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Your next home could be a Toyota

Link to Your next home could be a Toyota

Very interesting -- though apparently not headed to the US. From an article in the Wall Street Journal:

Best known for its top-selling cars like the Prius and Corolla, Toyota is looking to apply its ecofriendly image and technical know-how to help boost sales of its small and little-known prefabricated-housing division.

Unbeknownst to most of us, Toyota prefabs have been around for awhile:

Since 1975, Toyota has been building steel-frame houses designed to withstand earthquakes and typhoons and keep out burglars.

The tie-in with Toyota's vehicles is certainly interesting:

Toyota's aspirations as a home builder are also gaining new importance with the planned launch by 2010 of its plug-in vehicles, gas-electric hybrid cars with powerful lithium-ion batteries that drivers will need to recharge at home. The car maker is testing an electricity-monitoring system in its homes that would charge the vehicle during off-peak hours to keep utility bills low, while the car's battery can serve as an electrical backup, powering the home during blackouts.

I can't help but quote this imagery:

At the Kasugai Housing Works in central Japan, one of Toyota's three prefab-housing factories, an assembly line of robots, conveyor belts and helmeted workers produced a steady flow of rectangular steel-framed cubicles finished with staircases, kitchen cupboards, bathtubs and toilets.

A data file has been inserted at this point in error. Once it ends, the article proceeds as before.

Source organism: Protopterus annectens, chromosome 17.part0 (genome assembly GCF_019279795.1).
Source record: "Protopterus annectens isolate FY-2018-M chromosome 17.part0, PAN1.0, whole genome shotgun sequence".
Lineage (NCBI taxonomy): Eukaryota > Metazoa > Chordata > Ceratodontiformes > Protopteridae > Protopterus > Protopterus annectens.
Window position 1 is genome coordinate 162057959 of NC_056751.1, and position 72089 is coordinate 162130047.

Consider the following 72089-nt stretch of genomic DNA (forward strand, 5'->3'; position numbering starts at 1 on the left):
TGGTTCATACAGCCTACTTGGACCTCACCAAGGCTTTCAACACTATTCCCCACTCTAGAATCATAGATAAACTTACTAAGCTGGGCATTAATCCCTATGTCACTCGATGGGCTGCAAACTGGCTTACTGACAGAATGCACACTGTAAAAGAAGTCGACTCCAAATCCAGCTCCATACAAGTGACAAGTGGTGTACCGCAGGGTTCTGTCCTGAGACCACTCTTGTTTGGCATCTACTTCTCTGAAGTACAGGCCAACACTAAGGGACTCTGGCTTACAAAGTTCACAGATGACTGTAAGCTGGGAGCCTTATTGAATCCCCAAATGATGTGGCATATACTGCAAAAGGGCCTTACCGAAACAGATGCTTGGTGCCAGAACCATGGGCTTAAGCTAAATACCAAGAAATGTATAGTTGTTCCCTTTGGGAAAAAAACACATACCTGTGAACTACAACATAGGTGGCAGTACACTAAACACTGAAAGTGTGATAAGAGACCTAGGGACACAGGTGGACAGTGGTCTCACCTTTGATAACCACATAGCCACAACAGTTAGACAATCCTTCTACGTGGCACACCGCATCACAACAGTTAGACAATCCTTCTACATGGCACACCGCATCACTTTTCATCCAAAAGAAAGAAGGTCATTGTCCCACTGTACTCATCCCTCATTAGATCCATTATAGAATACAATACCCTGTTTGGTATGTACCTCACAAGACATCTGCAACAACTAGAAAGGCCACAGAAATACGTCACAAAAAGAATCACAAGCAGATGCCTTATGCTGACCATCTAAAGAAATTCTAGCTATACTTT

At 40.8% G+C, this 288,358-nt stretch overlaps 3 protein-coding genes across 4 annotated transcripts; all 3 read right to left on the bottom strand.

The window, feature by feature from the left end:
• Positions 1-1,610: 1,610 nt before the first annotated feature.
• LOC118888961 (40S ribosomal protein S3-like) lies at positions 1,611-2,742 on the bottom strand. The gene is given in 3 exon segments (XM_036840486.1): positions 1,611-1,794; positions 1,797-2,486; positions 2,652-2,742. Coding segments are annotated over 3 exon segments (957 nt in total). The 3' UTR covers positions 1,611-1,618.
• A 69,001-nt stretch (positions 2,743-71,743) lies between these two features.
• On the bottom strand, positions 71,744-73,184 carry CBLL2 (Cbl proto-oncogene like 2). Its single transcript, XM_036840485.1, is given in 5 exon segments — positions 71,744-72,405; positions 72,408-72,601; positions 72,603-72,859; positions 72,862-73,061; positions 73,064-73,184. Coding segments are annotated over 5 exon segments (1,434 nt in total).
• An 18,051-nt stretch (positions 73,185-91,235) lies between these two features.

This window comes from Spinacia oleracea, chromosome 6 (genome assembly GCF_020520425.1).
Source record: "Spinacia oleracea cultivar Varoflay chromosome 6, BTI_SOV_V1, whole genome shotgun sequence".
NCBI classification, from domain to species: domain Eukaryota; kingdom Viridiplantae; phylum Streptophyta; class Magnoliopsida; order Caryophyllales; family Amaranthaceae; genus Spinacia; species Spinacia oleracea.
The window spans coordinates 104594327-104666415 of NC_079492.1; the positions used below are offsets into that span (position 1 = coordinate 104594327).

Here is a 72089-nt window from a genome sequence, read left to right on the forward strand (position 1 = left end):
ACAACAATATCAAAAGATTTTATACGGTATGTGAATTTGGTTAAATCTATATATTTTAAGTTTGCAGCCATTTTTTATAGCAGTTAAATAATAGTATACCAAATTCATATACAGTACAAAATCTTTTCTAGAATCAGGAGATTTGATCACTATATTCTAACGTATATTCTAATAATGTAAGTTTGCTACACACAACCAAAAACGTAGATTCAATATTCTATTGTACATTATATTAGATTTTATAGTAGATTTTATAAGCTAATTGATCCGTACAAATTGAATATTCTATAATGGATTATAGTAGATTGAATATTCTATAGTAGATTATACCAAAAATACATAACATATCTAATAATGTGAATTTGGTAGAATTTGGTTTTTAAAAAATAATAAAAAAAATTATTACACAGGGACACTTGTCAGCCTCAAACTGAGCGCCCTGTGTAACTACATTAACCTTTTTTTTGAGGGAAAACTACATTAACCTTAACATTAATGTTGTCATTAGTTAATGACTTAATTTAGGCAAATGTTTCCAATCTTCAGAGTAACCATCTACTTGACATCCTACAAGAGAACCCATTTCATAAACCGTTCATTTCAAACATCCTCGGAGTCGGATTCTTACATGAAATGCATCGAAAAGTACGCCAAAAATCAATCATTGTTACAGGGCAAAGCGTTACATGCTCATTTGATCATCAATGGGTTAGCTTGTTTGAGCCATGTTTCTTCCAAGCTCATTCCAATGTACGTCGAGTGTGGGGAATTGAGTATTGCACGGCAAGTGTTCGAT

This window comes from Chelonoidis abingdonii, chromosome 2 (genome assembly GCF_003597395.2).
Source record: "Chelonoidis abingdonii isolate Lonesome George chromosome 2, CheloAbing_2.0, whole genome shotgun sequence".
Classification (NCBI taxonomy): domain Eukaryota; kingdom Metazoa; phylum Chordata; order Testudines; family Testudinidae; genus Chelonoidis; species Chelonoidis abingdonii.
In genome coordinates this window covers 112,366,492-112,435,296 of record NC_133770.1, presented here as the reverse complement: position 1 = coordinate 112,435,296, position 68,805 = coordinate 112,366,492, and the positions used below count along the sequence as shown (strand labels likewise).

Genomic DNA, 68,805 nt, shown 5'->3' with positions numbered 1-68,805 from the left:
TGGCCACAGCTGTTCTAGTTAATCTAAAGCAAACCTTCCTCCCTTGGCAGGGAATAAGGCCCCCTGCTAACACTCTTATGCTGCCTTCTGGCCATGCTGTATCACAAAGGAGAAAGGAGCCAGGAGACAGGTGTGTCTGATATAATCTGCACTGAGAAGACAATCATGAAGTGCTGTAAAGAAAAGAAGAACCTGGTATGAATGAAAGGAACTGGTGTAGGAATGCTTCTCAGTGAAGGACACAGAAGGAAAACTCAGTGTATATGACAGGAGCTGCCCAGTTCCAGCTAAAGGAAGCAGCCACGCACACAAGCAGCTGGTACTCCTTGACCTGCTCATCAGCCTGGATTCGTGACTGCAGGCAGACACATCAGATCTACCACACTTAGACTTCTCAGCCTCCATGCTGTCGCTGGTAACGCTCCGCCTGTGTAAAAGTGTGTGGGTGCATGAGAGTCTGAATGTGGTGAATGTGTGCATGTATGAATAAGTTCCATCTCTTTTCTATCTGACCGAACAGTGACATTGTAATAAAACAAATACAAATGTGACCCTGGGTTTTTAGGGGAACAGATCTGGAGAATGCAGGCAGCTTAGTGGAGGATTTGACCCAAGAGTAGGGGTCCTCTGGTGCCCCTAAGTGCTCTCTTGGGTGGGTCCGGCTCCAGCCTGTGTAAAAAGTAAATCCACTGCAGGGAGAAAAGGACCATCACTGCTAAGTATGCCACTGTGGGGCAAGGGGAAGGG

The timeline sounds right:

Most Toyota homes are made from six or more of these large cubicles, which are assembled -- like Legos -- on the building site. From its start on the factory floor to its final completion on site, a Toyota home can be built in 45 days, less than half the time it takes for contractors to build a typical wooden-frame home, Toyota says.


Other than what it called a one-time "experiment" building a development of 50 homes near its truck plant in San Antonio in 2006, Toyota says it has no ambitious plans to build homes outside Japan.

The company's past sales leave much room for expansion, within Japan and abroad:

  • 5,000 units in 2006
  • 4,600 units in 2007

I couldn't find an official Toyota Homes Website, just this little tidbit from Toyota's homepage.

Read the whole article for some housing issues that are specific to Japan.

subtitle: Steel-Frame Houses Get Renewed Push, Tie-In to Electric Cars
publication: The Wall Street Journal
author: John Murphy
length: 1,000 words
publication date: July 2, 2008

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